I'm starting to think that getting bogged down in the risks-v.-benefits discussion is a poor way to frame the vaccine debate. I start to yawn and rub my eyes when an argument disintegrates into A) Here's what VAERS and VICP say. B) But ANYONE can report to VAERS and cause isn't correlation with VICP (I address both of these responses here: http://www.mothering.com/community/t/1386301/anyone-can-report-to-vaers ) C) But the package inserts . . . D) Manufacturers are making that up just so they CYA and don't get sued . . . . (I addressed this one here http://www.mothering.com/community/t/1386888/facts-and-data-please-tort-claims-for-vaccine-injury ) and cause-isn't-correlation and sorry-for-your-loss-but and blah, blah, blah.
But here's the deal. I don't argue for my right to choose based on whether something is safe or dangerous. I argue because wherever the risk is mine, the choice needs to be mine. The more important question: Who has the right to decide which risks and which benefits an individual takes on? The individual adult or child's legal guardian? Or the doctors, public health officials, and legislators? Who gets to make risk-benefit decisions? Who is the ultimate decision-maker?
Opponents of vaccine choice essentially believe that unelected officials from government agencies should be able to mandate any vaccine for any reason without anybody having a non-medical way out. Opponents of home birth say that where there is a (hotly disputed) threefold risk of iatrogenic neonatal mortality, women should be forced to give birth in hospital delivery rooms. But medicine is never black and white, and neither are risks and benefits. So why on earth would I cede over to someone else the choice as to what medical risks I take on for myself or my child? Maybe the argument should be over not the validity of the choices, but who ultimately gets to make them.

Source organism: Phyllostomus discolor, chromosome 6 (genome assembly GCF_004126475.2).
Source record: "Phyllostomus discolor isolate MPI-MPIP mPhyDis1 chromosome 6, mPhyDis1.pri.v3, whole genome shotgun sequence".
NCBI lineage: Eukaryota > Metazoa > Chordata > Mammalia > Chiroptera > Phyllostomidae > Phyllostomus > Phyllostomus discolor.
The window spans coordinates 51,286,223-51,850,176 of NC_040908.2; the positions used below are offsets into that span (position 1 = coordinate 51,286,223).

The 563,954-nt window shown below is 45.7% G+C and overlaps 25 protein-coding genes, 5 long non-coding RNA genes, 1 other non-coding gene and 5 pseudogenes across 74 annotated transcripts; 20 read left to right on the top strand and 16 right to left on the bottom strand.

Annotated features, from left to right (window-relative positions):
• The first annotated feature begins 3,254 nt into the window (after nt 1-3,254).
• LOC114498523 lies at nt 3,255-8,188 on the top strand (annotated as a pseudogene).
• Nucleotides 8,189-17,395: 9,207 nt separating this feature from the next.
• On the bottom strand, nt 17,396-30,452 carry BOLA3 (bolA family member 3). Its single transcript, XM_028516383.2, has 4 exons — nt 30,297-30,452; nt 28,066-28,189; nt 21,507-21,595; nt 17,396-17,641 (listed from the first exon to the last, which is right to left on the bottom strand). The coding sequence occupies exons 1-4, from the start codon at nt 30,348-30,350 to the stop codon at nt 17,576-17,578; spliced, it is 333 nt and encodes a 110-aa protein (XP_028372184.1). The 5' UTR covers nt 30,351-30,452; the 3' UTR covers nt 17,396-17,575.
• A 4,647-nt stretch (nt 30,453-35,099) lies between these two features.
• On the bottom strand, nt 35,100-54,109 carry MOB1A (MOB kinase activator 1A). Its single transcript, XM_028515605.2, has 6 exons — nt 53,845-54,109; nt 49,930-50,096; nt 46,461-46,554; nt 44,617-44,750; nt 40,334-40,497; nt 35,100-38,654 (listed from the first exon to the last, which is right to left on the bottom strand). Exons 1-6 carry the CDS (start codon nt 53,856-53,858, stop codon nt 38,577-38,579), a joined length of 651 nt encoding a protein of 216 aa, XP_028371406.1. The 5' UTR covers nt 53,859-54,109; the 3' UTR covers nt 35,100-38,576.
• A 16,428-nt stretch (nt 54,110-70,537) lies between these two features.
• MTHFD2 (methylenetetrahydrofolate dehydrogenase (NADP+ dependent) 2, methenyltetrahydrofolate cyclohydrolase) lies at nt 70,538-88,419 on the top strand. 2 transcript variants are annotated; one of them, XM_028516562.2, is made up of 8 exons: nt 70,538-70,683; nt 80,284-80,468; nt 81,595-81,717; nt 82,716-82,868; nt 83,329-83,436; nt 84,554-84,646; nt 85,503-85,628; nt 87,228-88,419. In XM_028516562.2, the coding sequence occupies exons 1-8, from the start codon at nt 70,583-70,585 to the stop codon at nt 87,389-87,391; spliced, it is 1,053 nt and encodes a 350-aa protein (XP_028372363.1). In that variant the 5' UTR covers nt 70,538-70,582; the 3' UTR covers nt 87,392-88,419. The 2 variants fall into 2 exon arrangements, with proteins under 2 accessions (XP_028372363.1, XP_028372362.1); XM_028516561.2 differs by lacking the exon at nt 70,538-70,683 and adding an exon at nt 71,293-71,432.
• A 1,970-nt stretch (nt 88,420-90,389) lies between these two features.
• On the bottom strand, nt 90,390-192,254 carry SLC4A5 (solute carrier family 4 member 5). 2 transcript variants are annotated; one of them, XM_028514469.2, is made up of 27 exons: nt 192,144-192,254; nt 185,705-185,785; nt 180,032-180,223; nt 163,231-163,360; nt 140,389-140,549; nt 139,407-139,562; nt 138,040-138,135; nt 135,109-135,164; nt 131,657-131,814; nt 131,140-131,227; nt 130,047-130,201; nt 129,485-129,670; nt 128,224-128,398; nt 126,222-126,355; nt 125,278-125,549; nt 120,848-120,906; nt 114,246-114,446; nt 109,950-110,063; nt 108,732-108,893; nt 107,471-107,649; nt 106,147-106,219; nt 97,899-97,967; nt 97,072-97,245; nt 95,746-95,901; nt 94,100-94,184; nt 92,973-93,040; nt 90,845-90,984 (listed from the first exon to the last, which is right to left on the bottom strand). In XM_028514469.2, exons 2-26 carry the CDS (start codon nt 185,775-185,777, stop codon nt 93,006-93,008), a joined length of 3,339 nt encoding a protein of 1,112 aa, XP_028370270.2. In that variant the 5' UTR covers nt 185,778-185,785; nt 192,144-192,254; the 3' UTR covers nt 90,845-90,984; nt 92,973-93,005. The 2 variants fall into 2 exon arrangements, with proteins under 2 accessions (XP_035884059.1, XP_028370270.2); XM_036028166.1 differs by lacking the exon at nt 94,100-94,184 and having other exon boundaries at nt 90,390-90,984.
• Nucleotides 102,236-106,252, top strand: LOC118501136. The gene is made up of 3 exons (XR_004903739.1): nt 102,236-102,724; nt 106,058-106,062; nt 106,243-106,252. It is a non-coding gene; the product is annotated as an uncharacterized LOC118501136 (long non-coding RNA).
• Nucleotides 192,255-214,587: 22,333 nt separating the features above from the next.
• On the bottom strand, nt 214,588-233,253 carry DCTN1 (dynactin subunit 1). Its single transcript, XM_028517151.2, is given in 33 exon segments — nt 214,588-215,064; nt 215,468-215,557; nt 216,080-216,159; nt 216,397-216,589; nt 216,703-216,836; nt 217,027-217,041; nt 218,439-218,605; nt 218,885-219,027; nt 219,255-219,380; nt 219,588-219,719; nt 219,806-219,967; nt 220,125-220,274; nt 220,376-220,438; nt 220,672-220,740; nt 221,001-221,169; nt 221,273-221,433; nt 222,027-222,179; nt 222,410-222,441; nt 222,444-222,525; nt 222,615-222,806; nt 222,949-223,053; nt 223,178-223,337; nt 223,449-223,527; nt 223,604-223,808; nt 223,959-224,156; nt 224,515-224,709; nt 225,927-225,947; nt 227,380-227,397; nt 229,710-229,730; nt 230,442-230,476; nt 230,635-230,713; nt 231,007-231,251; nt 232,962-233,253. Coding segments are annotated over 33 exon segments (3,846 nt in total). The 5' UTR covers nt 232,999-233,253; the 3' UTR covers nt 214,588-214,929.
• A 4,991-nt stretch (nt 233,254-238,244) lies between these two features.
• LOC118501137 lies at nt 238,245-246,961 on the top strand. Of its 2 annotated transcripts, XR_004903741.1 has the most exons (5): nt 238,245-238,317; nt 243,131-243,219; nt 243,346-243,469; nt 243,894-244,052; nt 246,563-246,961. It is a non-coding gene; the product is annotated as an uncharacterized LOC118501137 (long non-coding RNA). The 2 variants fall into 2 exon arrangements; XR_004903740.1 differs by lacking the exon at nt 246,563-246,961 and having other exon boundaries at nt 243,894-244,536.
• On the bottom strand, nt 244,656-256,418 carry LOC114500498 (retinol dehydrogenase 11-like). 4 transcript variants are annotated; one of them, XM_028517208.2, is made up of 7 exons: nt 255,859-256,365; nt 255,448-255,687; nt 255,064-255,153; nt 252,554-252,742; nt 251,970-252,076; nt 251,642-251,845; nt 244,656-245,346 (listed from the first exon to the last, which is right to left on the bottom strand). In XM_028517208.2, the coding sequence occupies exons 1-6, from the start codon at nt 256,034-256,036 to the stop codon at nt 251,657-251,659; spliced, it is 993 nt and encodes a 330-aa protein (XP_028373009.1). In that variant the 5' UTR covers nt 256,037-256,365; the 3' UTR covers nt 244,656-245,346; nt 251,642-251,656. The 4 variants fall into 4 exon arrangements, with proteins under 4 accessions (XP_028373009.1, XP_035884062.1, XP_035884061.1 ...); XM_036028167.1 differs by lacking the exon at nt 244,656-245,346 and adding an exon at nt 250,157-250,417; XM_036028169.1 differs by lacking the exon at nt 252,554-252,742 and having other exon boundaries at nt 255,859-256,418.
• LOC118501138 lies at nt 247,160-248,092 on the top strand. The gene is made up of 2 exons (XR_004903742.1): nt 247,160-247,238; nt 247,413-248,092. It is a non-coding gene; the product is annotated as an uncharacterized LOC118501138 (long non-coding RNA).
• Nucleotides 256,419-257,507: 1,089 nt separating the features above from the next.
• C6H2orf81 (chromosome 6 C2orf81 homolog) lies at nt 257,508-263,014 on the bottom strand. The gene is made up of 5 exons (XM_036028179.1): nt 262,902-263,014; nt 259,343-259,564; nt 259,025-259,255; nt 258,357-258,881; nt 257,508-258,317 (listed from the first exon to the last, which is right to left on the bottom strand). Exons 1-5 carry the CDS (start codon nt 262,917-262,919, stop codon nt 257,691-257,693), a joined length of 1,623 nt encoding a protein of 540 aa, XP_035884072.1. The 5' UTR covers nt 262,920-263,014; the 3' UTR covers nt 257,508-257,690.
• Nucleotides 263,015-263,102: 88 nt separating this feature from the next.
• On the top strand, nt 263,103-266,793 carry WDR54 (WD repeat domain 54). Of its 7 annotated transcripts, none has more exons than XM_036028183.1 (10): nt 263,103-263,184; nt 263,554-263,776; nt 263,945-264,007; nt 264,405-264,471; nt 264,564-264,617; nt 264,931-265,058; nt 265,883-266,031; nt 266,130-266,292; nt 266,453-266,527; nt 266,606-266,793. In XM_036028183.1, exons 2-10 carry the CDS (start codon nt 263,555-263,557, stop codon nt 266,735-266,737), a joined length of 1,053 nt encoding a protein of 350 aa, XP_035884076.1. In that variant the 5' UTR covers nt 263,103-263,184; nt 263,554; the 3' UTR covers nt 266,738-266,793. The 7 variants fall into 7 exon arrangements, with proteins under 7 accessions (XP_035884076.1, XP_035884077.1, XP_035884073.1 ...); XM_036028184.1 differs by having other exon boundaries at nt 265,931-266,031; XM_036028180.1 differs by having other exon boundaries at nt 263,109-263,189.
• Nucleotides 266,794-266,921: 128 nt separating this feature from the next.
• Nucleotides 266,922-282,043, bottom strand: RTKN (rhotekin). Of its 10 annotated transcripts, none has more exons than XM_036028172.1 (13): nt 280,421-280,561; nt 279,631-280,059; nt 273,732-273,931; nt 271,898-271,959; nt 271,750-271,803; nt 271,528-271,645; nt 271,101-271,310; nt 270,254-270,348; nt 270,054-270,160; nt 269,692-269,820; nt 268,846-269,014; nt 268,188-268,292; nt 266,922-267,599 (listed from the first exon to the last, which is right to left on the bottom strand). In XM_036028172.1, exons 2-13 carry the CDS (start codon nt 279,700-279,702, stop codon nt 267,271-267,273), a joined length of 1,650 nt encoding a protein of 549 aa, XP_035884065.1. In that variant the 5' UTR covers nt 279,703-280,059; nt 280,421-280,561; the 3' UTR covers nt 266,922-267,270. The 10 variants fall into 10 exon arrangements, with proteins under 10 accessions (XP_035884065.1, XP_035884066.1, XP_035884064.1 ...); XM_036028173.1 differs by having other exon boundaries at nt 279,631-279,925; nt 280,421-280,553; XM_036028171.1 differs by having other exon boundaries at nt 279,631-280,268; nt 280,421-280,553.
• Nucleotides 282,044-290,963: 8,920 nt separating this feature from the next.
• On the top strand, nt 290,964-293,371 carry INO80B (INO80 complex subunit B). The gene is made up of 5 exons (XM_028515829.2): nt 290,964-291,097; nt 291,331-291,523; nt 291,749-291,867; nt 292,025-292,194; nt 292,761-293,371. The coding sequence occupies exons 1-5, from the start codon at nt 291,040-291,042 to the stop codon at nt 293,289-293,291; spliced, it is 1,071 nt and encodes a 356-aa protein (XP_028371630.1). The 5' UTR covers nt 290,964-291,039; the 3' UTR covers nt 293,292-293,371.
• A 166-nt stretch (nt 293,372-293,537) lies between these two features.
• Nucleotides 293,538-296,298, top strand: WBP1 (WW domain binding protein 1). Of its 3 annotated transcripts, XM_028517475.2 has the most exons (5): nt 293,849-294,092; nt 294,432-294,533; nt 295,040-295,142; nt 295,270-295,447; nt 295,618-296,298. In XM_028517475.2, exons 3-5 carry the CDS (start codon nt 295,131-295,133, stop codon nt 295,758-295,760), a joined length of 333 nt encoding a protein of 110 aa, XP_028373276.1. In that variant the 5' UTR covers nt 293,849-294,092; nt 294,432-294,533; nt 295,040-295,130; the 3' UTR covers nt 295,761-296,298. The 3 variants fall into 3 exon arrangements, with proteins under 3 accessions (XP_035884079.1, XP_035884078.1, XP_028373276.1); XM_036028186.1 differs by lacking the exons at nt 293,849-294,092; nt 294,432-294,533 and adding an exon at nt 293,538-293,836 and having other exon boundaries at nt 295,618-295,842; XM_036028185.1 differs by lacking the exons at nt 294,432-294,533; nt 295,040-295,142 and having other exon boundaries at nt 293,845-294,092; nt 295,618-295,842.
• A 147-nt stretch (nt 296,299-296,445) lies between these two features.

As a final note, here's another fascinating article from Reason that proposes a different way to frame the vaccine choice debate ... from a pro-vax M.D., no less. http://reason.com/archives/2013/12/17/vaccination-and-free-choice
"In the 2002 sci-fi noir film Minority Report, PreCrime, a specialized police agency, apprehends people who are forecast to commit crimes. No trial is necessary because the not-yet-committed crime is considered a vision of the future and thus a matter of fact. The film’s plot challenges viewers to consider the issue of free will vs. determinism, and consequently, the morality of punishing someone for a crime not yet committed. It serves as a useful metaphor for the argument against coercive vaccination.
Some argue that mandatory mass vaccination is an act of self-defense, and thus completely compatible with the principles underpinning a free society. Unless people are forcibly immunized, it’s argued, they will endanger the life and health of innocent bystanders. But such a position requires infallible precognition."
He's responding to Ronald Bailey, who makes the argument for coercive vaccination. Interestingly, Bailey's rebuttal does nothing to address the aforementioned point.
Oh well, it's late, and I'm tired. :yawn
What are your thoughts on how to make a case for vaccine choice?